STORY and PHOTOGRAPHS by FRIDERIKE HEUER
Today’s musings are dedicated to my friend Henk Pander, who died last Friday. Our last phone call, two days before his death, lasted but three minutes before he handed the phone over to his beloved wife Jody. He was tired after laughing at the memory, prompted by my day’s visit to the Getty, of a heated argument about the art of Carrie Mae Weems over a decade ago. The Portland Art Museum had shown a retrospective of the artist and I had been invited to give a lecture on her work from the perspective of a social scientist, tackling the implications of art addressing racism in direct and indirect ways. I honestly don’t remember what Henk’s and my disagreement was about, but I do remember the passionate exchange about art and its impact on society, a kind of exchange that was one of the cornerstones of our friendship, re-enacted over and over again. Once we had ticked off daily developments in our lives, and the perpetual topic of what it meant for each of us to have emigrated to the U.S., every single conversation rerouted back to art, to making art, to employing art as a tool of capturing more than beauty; a means of taking note, drawing parallels, exposing power and expressing resistance. Driven by both, our conscience and the hope that a better world would be possible.
Henk’s art and life have been described with empathy and clarity in this obituary. It lays out the complexity of the man and the artist, fully apprehending the magnitude of the loss for the art world as well as his family and friends. Henk’s work will continue to live on and, should we be so lucky, be understood as clarion calls for generations of viewers to come. May his memory be a blessing.
I had debated if it was crazy to go on opening day of the exhibition, assuming Dawoud Bey & Carrie Mae Weems: In Dialogue might attract crowds that I’d have to avoid. But I had no other commitments that day and chanced a visit to The Getty. A fortuitous decision, as it turned out, since the halls of the Los Angeles museum were still empty that morning and the few visitors mostly masked.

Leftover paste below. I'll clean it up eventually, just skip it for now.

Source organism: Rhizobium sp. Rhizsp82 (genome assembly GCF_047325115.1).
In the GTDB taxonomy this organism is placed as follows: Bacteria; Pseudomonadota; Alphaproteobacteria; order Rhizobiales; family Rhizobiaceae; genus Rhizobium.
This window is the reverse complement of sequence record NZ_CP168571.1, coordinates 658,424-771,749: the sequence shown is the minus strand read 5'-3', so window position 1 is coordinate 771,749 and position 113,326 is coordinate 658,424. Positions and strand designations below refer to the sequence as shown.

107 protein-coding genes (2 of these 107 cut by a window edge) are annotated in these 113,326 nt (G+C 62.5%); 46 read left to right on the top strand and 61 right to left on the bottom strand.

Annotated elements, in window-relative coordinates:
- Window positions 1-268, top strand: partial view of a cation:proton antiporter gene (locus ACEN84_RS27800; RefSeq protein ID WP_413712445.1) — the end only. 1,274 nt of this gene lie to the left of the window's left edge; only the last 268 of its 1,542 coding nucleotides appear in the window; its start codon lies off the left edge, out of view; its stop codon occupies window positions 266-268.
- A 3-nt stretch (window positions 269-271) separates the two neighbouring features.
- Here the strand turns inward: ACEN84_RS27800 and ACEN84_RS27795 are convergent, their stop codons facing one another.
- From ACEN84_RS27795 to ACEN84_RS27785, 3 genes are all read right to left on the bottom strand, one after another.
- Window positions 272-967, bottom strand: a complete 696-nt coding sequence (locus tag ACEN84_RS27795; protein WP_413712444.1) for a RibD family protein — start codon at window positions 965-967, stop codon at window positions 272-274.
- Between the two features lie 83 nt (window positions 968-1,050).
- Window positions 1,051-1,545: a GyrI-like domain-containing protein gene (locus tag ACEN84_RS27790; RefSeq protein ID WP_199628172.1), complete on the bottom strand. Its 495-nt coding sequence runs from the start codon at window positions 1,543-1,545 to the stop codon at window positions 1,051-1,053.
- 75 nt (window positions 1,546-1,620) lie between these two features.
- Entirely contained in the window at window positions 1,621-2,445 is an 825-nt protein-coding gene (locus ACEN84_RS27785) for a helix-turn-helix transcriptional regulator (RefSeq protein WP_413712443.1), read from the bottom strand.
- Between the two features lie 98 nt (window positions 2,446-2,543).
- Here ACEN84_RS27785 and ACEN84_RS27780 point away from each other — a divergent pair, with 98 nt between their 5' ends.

In fact, everything was sort of empty, surprisingly so during the week of spring break, approaching Easter. A few tourists, judging by foreign languages; a group here or there. In a way, the absence of distractions made the architecture stand out even more against the azure sky of that day. The beige travertine stone from Italy split along its natural grain to reveal the texture of fossilized leaves and branches. It reflected lots of light, the different off-white enamel-clad aluminum panels and so much glass shimmering and glistening in the bright sunlight, occasionally disrupted by cold gusts of wind.
Designed by architect Richard Meyer, it is a compound — half underground, half above due to height restrictions — encompassing more than just a museum up on the hill above Los Angeles. Museum conservation programs, administration offices, research libraries, and grant institutions are part of the campus as well, and the scale of it all can best be assessed when viewed from above.
Here are a few images to convey the views: bright, bold starkness softened by lots of curves. I did not photograph the gardens, however, which struck me as pedestrian and strangely not at all in sync with the architecture.
A selection of sources discussing the architecture in depth, admiration and criticism alike, can be found here.
The photographic exhibition that opened that day has traveled across the nation, from the Grand Rapids Art Museum to the Tampa Museum of Art and the Seattle Art Museum. It now has its last showing at the Getty. Four decades of selected work are on view, created by two friends who met in 1976 in Harlem, New York, and inspired each other ever since to explore, document, and address issues of race, class and identity within historical and contemporary power structures.